Yes to Godliness
Adrian Reynolds says church leaders are being naïve if they think sexual temptation will never be a problem for them.
Every time we meet, the FIEC Senior Management Team reads through, reflects and prays on a chapter of Proverbs. It’s something we’ve only just started doing, and I was particularly struck by Proverbs 5.
It’s a no-holds-barred warning against the dangers of adultery. We read it in the same week we heard that Billy Graham died – a man who fought hard against the prevailing sexual culture and took what some considered to be over-the-top steps to protect his integrity.
In that same week, Channel 4 aired a documentary about Churchill’s 1930s affair with a society hostess and The Sunday Times ran an article about Eisenhower’s live-in-lover during his tenure as Supreme Commander of the Allied Forces in WW2. Interestingly, these extra-marital affairs happened for different reasons: for Churchill it appears to have been about glamour and opportunity; for Eisenhower about loneliness and stress reduction.
The Attraction of Leadership
Christian leaders are extremely naïve if they think they are immune from such temptations. A church leader once told me that though he considered himself the ugliest person in the world, he needed to understand that leadership makes him, at some level at least, attractive to others (I don’t say ‘women’ for we cannot assume that is the only temptation).
It was good advice. And, like Churchill or Eisenhower, the temptation can be exacerbated by the opportunities that arise and the loneliness that pervades in ministry, even for married leaders. Billy Graham knew this and took steps to ensure that he could never be accused (even wrongly) about such infractions.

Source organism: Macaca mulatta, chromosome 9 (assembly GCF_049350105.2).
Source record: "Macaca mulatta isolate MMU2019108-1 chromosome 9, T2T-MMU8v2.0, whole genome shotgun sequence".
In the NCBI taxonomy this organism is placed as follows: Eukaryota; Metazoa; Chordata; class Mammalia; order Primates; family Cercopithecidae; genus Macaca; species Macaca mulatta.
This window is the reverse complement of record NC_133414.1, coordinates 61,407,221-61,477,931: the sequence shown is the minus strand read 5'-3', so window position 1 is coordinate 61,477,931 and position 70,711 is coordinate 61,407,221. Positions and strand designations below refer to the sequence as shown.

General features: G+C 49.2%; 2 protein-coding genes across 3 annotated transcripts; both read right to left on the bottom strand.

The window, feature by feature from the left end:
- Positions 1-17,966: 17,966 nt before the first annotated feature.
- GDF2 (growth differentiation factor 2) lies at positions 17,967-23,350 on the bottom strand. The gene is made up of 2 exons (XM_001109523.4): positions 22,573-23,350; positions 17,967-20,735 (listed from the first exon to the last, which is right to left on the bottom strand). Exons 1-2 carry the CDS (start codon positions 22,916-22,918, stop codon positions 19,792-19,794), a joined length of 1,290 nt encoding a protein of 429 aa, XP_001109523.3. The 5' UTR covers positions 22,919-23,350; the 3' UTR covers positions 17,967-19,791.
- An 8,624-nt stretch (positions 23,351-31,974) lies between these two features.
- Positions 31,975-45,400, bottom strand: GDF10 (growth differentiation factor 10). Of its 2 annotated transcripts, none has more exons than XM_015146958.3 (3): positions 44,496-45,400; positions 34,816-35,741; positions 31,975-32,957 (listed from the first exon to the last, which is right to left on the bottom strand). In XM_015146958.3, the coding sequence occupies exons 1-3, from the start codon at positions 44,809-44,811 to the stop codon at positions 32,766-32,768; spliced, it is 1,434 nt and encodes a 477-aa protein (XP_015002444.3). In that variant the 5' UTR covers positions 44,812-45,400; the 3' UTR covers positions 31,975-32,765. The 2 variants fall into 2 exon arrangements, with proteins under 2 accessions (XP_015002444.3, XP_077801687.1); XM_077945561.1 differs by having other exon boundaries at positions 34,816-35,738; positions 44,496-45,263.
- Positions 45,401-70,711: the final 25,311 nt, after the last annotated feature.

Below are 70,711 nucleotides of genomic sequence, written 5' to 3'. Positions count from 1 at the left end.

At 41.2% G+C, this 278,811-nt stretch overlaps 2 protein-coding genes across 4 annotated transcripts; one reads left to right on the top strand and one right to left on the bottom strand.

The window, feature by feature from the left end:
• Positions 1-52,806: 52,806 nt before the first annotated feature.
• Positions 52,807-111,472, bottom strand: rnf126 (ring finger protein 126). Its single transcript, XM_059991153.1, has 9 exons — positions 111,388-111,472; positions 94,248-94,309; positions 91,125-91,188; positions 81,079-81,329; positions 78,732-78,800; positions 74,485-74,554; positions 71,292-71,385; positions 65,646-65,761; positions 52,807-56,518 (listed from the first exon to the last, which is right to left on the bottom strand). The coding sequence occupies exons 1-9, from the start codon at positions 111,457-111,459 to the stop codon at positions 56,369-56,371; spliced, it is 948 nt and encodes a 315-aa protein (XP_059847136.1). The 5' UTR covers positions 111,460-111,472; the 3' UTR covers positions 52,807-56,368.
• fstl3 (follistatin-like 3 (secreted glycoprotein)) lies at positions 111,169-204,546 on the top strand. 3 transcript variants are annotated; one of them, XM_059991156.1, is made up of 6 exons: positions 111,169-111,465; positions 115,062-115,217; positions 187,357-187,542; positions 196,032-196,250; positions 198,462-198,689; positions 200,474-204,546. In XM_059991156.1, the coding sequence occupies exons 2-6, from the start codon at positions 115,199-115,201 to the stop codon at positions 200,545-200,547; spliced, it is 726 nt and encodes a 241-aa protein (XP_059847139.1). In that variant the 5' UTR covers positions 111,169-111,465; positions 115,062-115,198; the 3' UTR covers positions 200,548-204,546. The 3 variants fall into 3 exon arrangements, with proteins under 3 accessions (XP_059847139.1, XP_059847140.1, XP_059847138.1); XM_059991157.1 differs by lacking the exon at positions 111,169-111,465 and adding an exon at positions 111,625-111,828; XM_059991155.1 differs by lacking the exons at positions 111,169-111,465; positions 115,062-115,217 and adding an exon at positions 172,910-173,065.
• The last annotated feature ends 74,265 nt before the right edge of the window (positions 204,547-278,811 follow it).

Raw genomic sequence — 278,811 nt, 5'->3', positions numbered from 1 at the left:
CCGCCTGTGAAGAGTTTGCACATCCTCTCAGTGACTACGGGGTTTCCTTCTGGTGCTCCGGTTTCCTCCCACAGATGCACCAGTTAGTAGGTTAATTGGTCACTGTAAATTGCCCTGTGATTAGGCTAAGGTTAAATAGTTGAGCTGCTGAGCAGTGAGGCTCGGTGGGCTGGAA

In the same week again (it was quite a week!), Mrs R and I were speaking to the Oak Hill married couples about sexual intimacy. Our brief was not about avoiding immorality as such, but our key passage was 1 Corinthians 7:1-7. There Paul encourages couples to enjoy regular intimacy “so that Satan will not tempt you because of your lack of self-control.”
Say No, and Yes
That brings us back to Proverbs 5. In that sobering chapter, there are two things Solomon urges his son to do. First, he must avoid the adulteress. He must, in other words, take steps to avoid the pervasive immorality. Billy Graham’s ‘never alone’ rule fits into this category, as indeed do many other things we might do to protect ourselves, for example filters on our phones and devices.
But we would be reading selectively if we thought this was our only Scriptural strategy. For in the second half of the chapter, Solomon urges his son to delight in the wife of his youth – he should always be ‘intoxicated’ with her.
Frankly, Christian leaders need to grow in both these areas: the deliberate and ruthless avoidance of temptation alongside the intentional cherishing of the wife we have (if we have one, or the appropriate friendships God gives us if we don’t).
Our hope, of course, is that Solomon’s words to his son were ultimately heeded not by any immediate offspring, but by the Great Son, Jesus, who came in this kingly line. And this same Jesus poured out his Spirit on us, so that we can say no to temptation and yes to godliness.
Let’s be Christian leaders who heed this important truth.